Jane Colfer: What is Spina Bifida

So for today’s blog post I thought I’d give you an insight to what exactly Spina Bifida is and what’s it like for me personally having Spina Bifida. I will also be explaining the 3 main types of Spina Bifida for those of you who don’t know much about the disability itself. 

So first things first I’d thought I’d start off by giving you some background information on what exactly spina bifida is. Spina bifida is generally known as a birth defect that occurs when the spine and the spinal cord haven’t been able to form properly. Spina bifida falls under the broader category neural tube defects. The name Spina Bifida literally translate to the words “split spine”. It is said to affect about one in every 100 children that are said to be born in Ireland Today  . It’s also known as a very relatively common birth defect among children born in the United States also. Out of the 4 million people that are living in the United States today it is estimated that between 1,500 to 2,000 of those people were said to have been born with some form of Spina Bifida. Those born with Spina Bifida nowadays are said to live a long and healthy life thanks to the many kinds of different treatments that have been discovered in order to help a personal living with the disability.

There are three known main types of Spina Bifida. The first one is called Spina Bifida occulta or SBO. Spina Bifida occulta is said to be the mildest form of the birth defect. Most people that are born with SBO sometimes don’t even know that they have it. The only way to properly tell if you have Sbo is if you have been sent for an x-ray for another reason and signs of SBO show up on the x-ray. The word Occulta is derived from the Latin word which means hidden. This form of Spina Bifida doesn’t usually any type of disability in those who are diagnosed with it. One of the main symptoms a person living with SBO are usually shown by either a tuft of hair or a birthmark at the site of the defect.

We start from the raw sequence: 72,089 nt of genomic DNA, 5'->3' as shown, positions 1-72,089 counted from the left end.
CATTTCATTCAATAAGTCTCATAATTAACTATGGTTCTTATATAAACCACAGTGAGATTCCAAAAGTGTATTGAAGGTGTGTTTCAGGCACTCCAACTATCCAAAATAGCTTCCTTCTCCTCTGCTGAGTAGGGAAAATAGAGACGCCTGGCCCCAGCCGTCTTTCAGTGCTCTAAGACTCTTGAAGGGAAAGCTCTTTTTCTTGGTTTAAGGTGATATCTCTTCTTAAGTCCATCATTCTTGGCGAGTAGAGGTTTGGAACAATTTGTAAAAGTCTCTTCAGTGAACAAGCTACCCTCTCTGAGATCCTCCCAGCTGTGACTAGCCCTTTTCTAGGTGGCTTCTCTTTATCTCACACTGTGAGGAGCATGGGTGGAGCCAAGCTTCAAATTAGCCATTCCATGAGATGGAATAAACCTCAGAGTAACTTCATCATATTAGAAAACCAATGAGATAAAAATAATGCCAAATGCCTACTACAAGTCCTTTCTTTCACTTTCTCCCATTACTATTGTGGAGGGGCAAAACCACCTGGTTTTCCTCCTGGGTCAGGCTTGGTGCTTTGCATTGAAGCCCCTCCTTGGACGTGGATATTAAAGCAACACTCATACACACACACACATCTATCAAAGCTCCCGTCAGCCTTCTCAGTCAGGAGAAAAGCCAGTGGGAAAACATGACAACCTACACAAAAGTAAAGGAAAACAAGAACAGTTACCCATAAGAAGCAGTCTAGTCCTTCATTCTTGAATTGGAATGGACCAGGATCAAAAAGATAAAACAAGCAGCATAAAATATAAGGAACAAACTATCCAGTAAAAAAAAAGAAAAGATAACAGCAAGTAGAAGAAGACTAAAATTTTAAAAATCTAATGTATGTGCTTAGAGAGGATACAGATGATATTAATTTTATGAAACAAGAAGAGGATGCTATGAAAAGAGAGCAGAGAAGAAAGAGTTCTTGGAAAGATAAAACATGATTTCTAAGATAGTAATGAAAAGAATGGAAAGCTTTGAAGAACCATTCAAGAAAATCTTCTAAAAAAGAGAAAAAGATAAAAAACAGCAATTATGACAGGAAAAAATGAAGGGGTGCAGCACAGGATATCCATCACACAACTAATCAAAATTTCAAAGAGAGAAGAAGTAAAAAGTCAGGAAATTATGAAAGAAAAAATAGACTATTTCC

The second main type of Spina Bifida is known as Spina Bifida Meningocele. Meninggocele is said to occur when a sac of spinal fluid ( not the spinal cord itself ) pushes its way through an opening of the baby’s back. It is the rarest type of Spina Bifida. The majority of the time people who have meningocele are said to have experienced no symptoms whatsoever. However some people diagnosed with meningocele can end up with problems or complications with the bladder and bowels. Another symptom a person living with meningocele can have is there may be a slight chance a slight layer of skin can form around the sac itself.

The third and final main type of Spina Bifida is known as Spina Bifida Myelomeningocele. This is said to be the most severe form of the defect. During this defect the baby’s spinal canal is open in either one or more places of the lower and/or middle back. The baby’s spinal cord can be open in either one or more places of the lower back and or the middle of the back itself. Another thing that can occur is that a sac of fluid can mostly likely poke out.

Although there are said to be no major reasons as to what exactly can cause Spina Bifida to form within a baby. Some professionals believe that it can be made up of the environment in which we live in, the history of a persons family and a lack of folic acid being produced in a mother’s body while she’s carrying her baby. A pregnant mother can have tests done to determine if her baby will be born with Spina Bifida or not. The first test she can have is blood been taken from her so it can tested for a protein in her body made by the babe called AFP. The second test that can be done is an ultrasound to see if your unborn child is showing signs of Spina Bifida. The last test is an injection which is inserted into the baby to take a tiny amount of fluid from the amniotic sac. Doctors can usually use surgery to correct some of the issues a baby develops with Spina Bifida when they are only a few days old or in some cases it can be done when the baby is still in the womb. I myself personally got my first operation to close the incision in my back when I was just 2 days old. This was to put the membrane around the spinal cord back into place and close the back opening securely. I also had a vp shunt inserted into my brain to drain amniotic fluid that has built up and drain it into my stomach. Other operations I had were to release tendons in the backs of both my angles and an iron bar placed into my big toe on my left foot in order to straighten it out. I hope this blog has been very helping to those who read it and can give you a better understanding on what it means to have Spina Bifida. Thanks for reading and I’ll catch you all in my next blog. 

Jane Colfer